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Food for Health

The skinny on coconut fat

I’ve cooked for some people with pretty serious food restrictions, either by choice or because of allergies or intolerance.
It’s possible that I am now faced with my greatest challenge. I won’t lay out the full extent of it but I’ll say the list of forbidden foods is umm quite large. He’s a lovely person, however, and therefore worth the effort.

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Taking the smell out of cabbage

When we were young and looking for our first apartment, my husband would eliminate certain rental options by wrinkling his nose and saying, “Impossible. It smells like cabbage.”
Not raw cabbage, of course, but the boiled stuff.
What makes cabbage give off such a strong odor when it’s cooking? According to one website, it’s because the amount of sulfur in the leaves increases as you cook them; the longer you cook your cabbage, the stronger the scent will be.

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Food safety and power outages

For all you optimists who keep telling me winter is over, let me remind you that in New England, winter truly begins in February. 
Evidence of this is available in the number of snowstorms that have smooshed the region in the past week or so, including one that came with a power outage that lasted from eight hours to a week depending on where you live. 
I say “one” power outage knowing that another one could follow at any moment (perhaps even one that the region after this issue, and this article, went to press). 

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Turmeric is as good as gold

Turmeric is as good as gold 

I dabbed some turmeric on my finger and tasted it, expecting it to taste “earthy” or “Indian,” but what I found was that it tasted like my memories of exceptional Mexican food, eaten when I was growing up in Chicago. 

An internet search of “turmeric Mexican recipes” followed and it would appear that this curry-colored spice is a main ingredient in the yellow rice and beans that usually come with your burrito plate or your enchiladas.

How to get moisture in your body

I’m sick. You probably are too, or have been, or have someone in your house or close community of friends who is sick.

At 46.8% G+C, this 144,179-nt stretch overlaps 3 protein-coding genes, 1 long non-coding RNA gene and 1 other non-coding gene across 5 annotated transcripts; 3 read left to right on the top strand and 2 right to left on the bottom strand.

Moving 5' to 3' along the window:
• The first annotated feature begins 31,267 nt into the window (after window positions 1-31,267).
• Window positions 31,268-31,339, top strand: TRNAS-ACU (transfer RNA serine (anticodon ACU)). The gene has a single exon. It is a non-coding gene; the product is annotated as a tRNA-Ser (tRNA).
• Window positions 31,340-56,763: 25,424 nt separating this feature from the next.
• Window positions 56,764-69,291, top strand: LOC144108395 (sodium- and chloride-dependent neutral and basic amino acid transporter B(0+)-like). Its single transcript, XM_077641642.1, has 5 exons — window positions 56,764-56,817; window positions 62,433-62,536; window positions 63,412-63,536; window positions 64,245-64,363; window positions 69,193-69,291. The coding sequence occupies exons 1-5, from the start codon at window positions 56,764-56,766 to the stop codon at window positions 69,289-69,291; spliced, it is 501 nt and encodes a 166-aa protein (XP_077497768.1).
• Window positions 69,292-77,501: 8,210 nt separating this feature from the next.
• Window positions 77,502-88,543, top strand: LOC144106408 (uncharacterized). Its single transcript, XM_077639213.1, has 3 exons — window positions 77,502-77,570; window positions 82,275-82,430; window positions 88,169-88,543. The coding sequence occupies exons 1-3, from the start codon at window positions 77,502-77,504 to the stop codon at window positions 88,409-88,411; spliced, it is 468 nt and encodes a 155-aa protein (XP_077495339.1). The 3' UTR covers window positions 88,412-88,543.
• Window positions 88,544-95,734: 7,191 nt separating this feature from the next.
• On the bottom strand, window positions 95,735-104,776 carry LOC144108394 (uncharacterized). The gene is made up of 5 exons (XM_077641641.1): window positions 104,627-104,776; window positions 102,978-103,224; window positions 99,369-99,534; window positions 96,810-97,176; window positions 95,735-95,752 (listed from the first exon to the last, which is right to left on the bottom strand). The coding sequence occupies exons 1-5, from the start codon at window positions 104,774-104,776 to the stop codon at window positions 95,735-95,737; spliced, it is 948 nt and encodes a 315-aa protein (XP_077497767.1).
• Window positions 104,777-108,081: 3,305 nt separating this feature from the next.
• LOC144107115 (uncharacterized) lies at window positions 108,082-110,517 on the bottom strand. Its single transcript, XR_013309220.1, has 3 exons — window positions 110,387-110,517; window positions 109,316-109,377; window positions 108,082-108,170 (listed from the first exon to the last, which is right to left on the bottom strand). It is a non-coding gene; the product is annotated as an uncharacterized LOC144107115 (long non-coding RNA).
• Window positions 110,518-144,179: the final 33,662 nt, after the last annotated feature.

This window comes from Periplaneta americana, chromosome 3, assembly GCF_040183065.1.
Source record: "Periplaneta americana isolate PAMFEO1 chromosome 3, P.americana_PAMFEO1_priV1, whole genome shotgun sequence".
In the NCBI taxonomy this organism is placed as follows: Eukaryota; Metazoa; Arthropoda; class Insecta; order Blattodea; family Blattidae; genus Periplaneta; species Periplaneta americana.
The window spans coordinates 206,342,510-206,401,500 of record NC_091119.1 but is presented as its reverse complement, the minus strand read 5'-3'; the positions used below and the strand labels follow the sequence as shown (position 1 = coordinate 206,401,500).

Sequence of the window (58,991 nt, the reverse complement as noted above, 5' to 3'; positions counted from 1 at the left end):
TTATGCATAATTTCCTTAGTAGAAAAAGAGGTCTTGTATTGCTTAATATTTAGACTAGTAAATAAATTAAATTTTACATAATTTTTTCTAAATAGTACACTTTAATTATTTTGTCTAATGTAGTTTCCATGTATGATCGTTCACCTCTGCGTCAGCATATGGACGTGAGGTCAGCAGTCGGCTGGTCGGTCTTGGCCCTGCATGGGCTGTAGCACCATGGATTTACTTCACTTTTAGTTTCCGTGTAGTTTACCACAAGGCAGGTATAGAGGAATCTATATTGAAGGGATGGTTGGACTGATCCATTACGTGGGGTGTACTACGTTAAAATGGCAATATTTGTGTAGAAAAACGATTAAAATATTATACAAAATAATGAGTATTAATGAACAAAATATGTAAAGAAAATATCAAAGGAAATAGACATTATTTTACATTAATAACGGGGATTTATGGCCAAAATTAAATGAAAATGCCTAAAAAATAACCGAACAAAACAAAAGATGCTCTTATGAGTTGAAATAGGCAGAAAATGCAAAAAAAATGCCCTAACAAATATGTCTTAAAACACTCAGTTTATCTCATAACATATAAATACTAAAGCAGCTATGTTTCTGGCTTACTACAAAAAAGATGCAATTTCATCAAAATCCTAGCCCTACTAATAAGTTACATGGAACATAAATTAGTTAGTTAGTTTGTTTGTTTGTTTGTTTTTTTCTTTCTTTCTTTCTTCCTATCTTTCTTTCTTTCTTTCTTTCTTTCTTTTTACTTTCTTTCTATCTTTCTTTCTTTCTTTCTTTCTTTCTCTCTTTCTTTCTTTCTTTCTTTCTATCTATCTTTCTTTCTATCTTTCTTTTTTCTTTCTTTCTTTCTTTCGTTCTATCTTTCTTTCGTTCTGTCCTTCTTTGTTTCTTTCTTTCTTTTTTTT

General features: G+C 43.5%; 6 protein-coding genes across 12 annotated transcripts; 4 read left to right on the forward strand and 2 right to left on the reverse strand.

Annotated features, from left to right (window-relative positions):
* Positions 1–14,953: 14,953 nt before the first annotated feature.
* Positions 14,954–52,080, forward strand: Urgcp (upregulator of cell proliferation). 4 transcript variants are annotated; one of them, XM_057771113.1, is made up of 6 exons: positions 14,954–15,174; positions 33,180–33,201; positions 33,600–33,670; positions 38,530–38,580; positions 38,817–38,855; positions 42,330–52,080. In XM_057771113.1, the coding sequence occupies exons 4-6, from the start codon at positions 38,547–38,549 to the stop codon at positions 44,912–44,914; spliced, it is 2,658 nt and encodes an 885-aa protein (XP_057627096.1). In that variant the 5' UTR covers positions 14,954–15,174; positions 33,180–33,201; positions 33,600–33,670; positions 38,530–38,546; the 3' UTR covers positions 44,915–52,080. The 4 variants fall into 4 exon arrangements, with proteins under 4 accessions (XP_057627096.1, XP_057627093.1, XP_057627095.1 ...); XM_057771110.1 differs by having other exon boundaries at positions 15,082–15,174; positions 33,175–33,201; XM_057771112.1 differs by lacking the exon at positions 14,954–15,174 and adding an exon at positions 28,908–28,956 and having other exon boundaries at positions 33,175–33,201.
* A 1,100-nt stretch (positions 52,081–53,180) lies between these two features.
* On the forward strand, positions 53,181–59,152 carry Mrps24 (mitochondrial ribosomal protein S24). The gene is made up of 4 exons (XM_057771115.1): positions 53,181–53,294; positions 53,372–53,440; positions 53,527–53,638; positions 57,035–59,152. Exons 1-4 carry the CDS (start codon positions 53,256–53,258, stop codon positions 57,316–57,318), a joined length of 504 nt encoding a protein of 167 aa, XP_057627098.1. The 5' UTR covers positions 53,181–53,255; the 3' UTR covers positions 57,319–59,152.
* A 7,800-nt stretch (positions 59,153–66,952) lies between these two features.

I’m also dehydrated, because I’m older now and my body naturally retains less fluid; because it’s cold and dry everywhere; and because, as noted, I’m sick.
Chicken broth is the answer, as is so often the case.

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How to preserve vitamins — and citrus fruit

At this time of year, everyone needs some vitamin C because everyone is on the edge of catching a cold or flu (everyone). 
Also at this time of year, there are lots of enticing citrus fruits at the grocery store. Clementine oranges (and the many new iterations of the clementine, such as Halos, Cuties and Satsumas) are abundant at every supermarket, and relatively inexpensive. This year’s crop, based on a completely limited and personal survey of available product, seems to be sweet and juicy. 

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A sweet ending to the holiday season

Chestnuts are like the doctors of the nut world: Above all, they do no harm.
Unlike so many luscious, rich, dense, sweet foods, chestnuts are not bad for you. In some ways, they’re even good for you. They have a wee bit of manganese, a mineral that helps keep your skeleton fit and healthy. They have a fair amount of vitamin C (12 percent of your daily dose if you eat an ounce of them) and potassium (5 percent). 

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Foods won’t live forever in your fridge

If you still have food left over from Thanksgiving, it’s time to throw it out. I’m sorry, it just is.
But let’s talk about what to do with leftovers from your end-of-year holiday parties (and obviously this information also applies to all your leftover food, every day of the week).

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Don’t wash your turkey (anymore)

Wow, I looked away for one minute and everything changed.  I remember very distinctly being told in no uncertain terms that I needed to wash my poultry before cooking it (and then ultra sanitize every surface in my kitchen afterward).

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When your friend loves you, she brings beets

My college friend Tina is staying with me this week and because she’s nutty like I am, she brought a suitcase full of fresh beets to me from her father’s farmette in her hometown of Seattle. 
I love beets. My daughter loves beets and she isn’t exactly a big foodie. But so many people dislike beets. It makes me feel fortunate that my mother never inflicted canned beets or other flavorless, vapid variations on me. I came to adulthood ready to accept the delights of a well-cooked beet.

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